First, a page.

Fall Visitor

Fall Visitor

Friday, April 5, 2013

Calling Jerry Mathers

Leave It To Beaver.

Seeing an actual beaver may be as elusive as finding re-runs of that favorite '60s and '70s TV show (1957-1963), since we don't have Nick at Night or TV Land on our satellite television subscription.

If I could find my local beaver, he wouldn't look a thing like Jerry Mathers. Instead, he might look something like this:
Photo from Wilderness Classroom
We do, however, see evidence that the Beav and maybe a friend or two are at our Peace Creek pasture. Just like the TV character, our local Beaver is leaving a trail of mischief behind him.
The beaver and his friends have their equivalent of the Holiday Inn built on Peace Creek about a half mile into the pasture. We rode the 4-wheeler to their "construction site." They built the lodge from the cattails and grasses that they've chomped off with their sharp teeth. They've used their tails to pack down dirt for a dam, backing the water into a small pond along the creek.

The beavers also left their calling card much closer to the road. They are mighty productive - or destructive - depending upon how you look at it. During the past three years, we've watched their progress on felling a tree. Since it's near the entrance to the pasture and to where the guys load up silage in the winter, we've witnessed the beavers' prowess - even though we never see them.

Randy first showed me the tree in January 2011.
January 1, 2011
By the next January, the beavers had almost gnawed through the entire tree trunk. It was not a measly tree either.
January 4, 2012
Now the tree is completely severed and has fallen into Peace Creek.
March 2013
All this without the aid of power tools - unless you count their teeth.
Beavers' ability to change the landscape is second only to humans. That is just one reason why we find the flat-tailed species fascinating. While some beaver behavior is instinctive, they also learn by imitation and from experience. Dr. Donald Griffin, the father of animal cognition, has said, "When we think of the kinds of animal behavior that suggest conscious thinking, the beaver comes naturally to mind."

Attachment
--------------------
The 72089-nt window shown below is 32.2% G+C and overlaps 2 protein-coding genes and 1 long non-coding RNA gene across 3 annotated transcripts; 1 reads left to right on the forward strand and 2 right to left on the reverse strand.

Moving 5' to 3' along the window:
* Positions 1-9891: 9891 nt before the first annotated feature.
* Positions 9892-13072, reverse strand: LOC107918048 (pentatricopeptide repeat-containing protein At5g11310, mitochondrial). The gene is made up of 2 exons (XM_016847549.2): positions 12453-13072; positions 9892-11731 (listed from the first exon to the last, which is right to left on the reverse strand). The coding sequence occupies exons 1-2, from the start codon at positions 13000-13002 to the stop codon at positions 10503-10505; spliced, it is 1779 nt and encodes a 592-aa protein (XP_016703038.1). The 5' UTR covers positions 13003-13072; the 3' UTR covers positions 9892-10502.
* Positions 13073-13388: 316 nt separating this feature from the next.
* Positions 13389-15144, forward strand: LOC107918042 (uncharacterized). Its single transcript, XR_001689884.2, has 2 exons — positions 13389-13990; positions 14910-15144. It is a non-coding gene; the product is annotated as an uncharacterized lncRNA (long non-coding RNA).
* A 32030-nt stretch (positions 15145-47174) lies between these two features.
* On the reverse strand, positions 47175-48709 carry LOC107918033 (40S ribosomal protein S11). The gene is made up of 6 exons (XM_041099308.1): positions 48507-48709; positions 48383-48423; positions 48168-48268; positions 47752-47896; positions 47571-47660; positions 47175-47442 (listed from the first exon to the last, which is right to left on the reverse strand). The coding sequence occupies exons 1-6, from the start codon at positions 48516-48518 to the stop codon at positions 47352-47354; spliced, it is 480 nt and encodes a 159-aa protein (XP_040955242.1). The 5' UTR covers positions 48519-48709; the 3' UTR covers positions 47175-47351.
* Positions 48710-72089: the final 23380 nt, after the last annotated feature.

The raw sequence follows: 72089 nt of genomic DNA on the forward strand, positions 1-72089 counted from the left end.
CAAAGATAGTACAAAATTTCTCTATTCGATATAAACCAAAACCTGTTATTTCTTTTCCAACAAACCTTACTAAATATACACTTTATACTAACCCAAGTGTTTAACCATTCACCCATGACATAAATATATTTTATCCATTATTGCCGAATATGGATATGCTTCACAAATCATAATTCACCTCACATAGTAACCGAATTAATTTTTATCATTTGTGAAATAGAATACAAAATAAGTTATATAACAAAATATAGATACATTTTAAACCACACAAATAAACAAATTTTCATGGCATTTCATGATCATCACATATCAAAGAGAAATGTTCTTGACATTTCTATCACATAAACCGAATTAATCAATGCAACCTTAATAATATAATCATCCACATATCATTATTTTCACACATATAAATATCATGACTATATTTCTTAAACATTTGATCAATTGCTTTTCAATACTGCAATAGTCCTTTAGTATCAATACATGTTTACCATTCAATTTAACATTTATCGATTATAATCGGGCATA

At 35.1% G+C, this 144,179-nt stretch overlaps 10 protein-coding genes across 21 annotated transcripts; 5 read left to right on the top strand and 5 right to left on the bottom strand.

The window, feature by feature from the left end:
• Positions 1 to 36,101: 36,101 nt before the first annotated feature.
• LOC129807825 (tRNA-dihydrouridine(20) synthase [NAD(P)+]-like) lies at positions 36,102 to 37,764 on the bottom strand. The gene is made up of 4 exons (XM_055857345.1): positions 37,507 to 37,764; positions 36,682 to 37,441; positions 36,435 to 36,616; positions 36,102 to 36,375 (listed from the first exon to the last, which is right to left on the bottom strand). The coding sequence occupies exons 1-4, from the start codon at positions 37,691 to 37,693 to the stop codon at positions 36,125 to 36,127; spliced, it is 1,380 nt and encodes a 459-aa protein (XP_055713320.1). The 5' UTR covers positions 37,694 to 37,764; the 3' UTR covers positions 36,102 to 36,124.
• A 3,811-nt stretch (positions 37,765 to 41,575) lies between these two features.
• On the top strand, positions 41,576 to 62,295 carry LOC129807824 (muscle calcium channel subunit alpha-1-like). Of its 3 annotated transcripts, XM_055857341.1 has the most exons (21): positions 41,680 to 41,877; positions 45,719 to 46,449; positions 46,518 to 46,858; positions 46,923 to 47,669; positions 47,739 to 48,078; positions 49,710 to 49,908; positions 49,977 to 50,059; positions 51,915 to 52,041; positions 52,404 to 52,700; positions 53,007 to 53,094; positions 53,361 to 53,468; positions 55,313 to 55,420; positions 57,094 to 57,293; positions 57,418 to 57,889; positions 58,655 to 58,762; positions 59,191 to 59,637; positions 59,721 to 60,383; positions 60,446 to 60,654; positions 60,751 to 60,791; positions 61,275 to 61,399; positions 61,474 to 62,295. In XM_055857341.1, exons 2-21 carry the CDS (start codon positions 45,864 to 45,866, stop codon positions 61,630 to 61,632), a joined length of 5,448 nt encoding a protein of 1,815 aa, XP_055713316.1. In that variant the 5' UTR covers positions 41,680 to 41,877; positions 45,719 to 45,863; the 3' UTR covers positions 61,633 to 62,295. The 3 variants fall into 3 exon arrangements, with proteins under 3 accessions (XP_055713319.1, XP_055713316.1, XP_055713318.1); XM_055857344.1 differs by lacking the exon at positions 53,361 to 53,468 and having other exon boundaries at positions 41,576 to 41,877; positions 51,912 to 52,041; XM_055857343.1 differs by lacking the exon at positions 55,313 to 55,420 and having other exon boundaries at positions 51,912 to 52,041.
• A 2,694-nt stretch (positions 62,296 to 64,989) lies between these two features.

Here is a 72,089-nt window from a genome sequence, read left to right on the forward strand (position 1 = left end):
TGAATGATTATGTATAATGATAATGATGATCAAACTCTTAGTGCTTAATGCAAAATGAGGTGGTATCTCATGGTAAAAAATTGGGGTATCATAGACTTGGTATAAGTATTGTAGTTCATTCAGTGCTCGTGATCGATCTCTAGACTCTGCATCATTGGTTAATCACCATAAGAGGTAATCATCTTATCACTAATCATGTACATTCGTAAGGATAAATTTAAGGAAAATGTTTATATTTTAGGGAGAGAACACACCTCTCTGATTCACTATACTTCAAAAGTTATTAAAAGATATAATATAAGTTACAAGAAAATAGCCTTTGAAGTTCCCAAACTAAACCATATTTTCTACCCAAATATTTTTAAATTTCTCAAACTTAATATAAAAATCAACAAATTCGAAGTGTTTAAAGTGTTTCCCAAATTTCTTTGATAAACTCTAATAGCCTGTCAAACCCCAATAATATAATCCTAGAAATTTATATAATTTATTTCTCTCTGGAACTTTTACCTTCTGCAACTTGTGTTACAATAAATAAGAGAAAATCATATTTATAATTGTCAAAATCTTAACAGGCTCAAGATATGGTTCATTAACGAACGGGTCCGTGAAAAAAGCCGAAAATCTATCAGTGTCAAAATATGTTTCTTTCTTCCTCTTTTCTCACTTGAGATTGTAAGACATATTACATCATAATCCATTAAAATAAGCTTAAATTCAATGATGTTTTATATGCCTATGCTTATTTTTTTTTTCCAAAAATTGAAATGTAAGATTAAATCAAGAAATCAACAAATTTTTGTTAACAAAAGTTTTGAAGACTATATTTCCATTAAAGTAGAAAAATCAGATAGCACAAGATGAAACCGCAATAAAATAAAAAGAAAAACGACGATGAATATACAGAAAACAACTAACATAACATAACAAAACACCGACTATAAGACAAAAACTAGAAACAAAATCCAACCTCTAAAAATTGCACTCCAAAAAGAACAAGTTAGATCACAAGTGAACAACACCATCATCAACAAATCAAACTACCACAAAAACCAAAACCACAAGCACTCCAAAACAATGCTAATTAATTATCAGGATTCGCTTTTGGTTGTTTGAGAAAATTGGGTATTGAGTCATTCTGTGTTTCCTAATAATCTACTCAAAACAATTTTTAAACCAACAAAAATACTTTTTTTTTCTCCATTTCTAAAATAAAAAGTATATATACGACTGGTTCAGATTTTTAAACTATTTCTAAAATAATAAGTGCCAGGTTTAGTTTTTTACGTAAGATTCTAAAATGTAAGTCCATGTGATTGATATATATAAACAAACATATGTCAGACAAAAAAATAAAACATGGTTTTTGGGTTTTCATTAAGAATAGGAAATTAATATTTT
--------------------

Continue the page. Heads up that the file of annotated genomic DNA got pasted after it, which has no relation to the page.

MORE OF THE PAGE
Their sharp teeth and this soft, dreamy scene don't seem to have much in common. But this is what happens when your husband takes you on a "date" on the 4-wheeler ... and you carry your camera in a fanny pack ... and it goes to a special "soft" setting without you knowing it.
Some dates involve soft candlelight. Mine involves a soft camera setting. And that's just the way I like it.

4 comments:

  1. Well, you haven't said, but are you leaving the lodge alone???

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    1. Yes. I guess, as a good reporter, I should ask the whys and wherefores of that, shouldn't I? I'll let you know. We did give a young man permission to trap along the creek, but so far, I believe the beavers have outsmarted him.

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  2. Hey Kim, I wanted to let you know that you won the copy of the book "Life After Art" that I am giving away on my blog (my son drew your name from the bowl!).

    Can you please send me your mailing address so we can send you the book. Please email it to me at michellederusha1@gmail.com. Thanks and congrats!

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    Replies
    1. Thanks, Michelle! I look forward to reading it.

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